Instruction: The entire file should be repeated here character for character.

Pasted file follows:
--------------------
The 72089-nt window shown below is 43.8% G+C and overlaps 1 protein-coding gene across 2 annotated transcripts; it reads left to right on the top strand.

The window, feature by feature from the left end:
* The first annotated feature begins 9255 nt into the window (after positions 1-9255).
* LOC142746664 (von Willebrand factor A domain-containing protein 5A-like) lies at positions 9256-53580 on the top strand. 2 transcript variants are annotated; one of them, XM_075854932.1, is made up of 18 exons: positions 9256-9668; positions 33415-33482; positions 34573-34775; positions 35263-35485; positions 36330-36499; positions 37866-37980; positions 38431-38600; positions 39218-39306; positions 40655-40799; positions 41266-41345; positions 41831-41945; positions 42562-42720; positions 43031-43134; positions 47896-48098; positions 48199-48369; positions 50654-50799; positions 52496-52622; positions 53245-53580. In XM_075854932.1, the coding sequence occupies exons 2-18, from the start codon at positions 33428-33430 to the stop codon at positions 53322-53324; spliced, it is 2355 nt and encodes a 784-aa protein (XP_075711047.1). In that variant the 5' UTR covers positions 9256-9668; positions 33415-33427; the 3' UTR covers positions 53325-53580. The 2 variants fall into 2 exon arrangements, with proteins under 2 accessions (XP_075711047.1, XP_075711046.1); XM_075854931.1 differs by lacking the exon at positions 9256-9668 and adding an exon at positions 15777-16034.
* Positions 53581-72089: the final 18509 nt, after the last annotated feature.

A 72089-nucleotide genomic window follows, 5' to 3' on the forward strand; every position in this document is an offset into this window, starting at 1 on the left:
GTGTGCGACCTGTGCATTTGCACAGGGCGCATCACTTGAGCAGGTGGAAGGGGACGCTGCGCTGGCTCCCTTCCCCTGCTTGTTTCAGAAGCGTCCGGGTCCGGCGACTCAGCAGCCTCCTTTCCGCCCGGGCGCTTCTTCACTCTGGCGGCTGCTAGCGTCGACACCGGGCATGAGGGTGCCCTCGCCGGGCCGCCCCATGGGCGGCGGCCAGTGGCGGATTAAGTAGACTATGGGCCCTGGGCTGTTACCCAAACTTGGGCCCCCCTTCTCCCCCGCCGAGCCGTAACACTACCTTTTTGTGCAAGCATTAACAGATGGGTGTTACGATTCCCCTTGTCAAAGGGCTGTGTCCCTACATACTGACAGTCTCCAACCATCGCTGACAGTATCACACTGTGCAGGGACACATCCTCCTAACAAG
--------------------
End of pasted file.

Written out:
The 72089-nt window shown below is 43.8% G+C and overlaps 1 protein-coding gene across 2 annotated transcripts; it reads left to right on the top strand.

The window, feature by feature from the left end:
* The first annotated feature begins 9255 nt into the window (after positions 1-9255).
* LOC142746664 (von Willebrand factor A domain-containing protein 5A-like) lies at positions 9256-53580 on the top strand. 2 transcript variants are annotated; one of them, XM_075854932.1, is made up of 18 exons: positions 9256-9668; positions 33415-33482; positions 34573-34775; positions 35263-35485; positions 36330-36499; positions 37866-37980; positions 38431-38600; positions 39218-39306; positions 40655-40799; positions 41266-41345; positions 41831-41945; positions 42562-42720; positions 43031-43134; positions 47896-48098; positions 48199-48369; positions 50654-50799; positions 52496-52622; positions 53245-53580. In XM_075854932.1, the coding sequence occupies exons 2-18, from the start codon at positions 33428-33430 to the stop codon at positions 53322-53324; spliced, it is 2355 nt and encodes a 784-aa protein (XP_075711047.1). In that variant the 5' UTR covers positions 9256-9668; positions 33415-33427; the 3' UTR covers positions 53325-53580. The 2 variants fall into 2 exon arrangements, with proteins under 2 accessions (XP_075711047.1, XP_075711046.1); XM_075854931.1 differs by lacking the exon at positions 9256-9668 and adding an exon at positions 15777-16034.
* Positions 53581-72089: the final 18509 nt, after the last annotated feature.

A 72089-nucleotide genomic window follows, 5' to 3' on the forward strand; every position in this document is an offset into this window, starting at 1 on the left:
GTGTGCGACCTGTGCATTTGCACAGGGCGCATCACTTGAGCAGGTGGAAGGGGACGCTGCGCTGGCTCCCTTCCCCTGCTTGTTTCAGAAGCGTCCGGGTCCGGCGACTCAGCAGCCTCCTTTCCGCCCGGGCGCTTCTTCACTCTGGCGGCTGCTAGCGTCGACACCGGGCATGAGGGTGCCCTCGCCGGGCCGCCCCATGGGCGGCGGCCAGTGGCGGATTAAGTAGACTATGGGCCCTGGGCTGTTACCCAAACTTGGGCCCCCCTTCTCCCCCGCCGAGCCGTAACACTACCTTTTTGTGCAAGCATTAACAGATGGGTGTTACGATTCCCCTTGTCAAAGGGCTGTGTCCCTACATACTGACAGTCTCCAACCATCGCTGACAGTATCACACTGTGCAGGGACACATCCTCCTAACAAG